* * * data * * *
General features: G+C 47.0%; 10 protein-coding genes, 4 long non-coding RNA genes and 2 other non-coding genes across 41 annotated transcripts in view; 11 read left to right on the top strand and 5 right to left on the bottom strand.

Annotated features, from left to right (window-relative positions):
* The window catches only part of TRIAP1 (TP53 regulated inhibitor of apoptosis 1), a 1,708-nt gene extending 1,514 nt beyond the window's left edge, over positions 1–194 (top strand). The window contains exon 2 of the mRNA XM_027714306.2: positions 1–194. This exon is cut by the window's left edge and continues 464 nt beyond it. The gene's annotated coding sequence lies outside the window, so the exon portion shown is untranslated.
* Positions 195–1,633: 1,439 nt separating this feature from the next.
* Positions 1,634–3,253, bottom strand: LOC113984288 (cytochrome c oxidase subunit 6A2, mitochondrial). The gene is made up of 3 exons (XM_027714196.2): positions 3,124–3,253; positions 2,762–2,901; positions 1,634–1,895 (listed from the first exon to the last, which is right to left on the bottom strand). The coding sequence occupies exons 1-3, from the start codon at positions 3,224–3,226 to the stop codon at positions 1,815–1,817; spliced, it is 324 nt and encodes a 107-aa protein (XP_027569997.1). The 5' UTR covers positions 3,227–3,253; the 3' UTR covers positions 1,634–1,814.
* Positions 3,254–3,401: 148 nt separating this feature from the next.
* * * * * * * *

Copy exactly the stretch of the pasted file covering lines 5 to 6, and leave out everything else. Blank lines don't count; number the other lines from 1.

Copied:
* Positions 1,634–3,253, bottom strand: LOC113984288 (cytochrome c oxidase subunit 6A2, mitochondrial). The gene is made up of 3 exons (XM_027714196.2): positions 3,124–3,253; positions 2,762–2,901; positions 1,634–1,895 (listed from the first exon to the last, which is right to left on the bottom strand). The coding sequence occupies exons 1-3, from the start codon at positions 3,224–3,226 to the stop codon at positions 1,815–1,817; spliced, it is 324 nt and encodes a 107-aa protein (XP_027569997.1). The 5' UTR covers positions 3,227–3,253; the 3' UTR covers positions 1,634–1,814.
* Positions 3,254–3,401: 148 nt separating this feature from the next.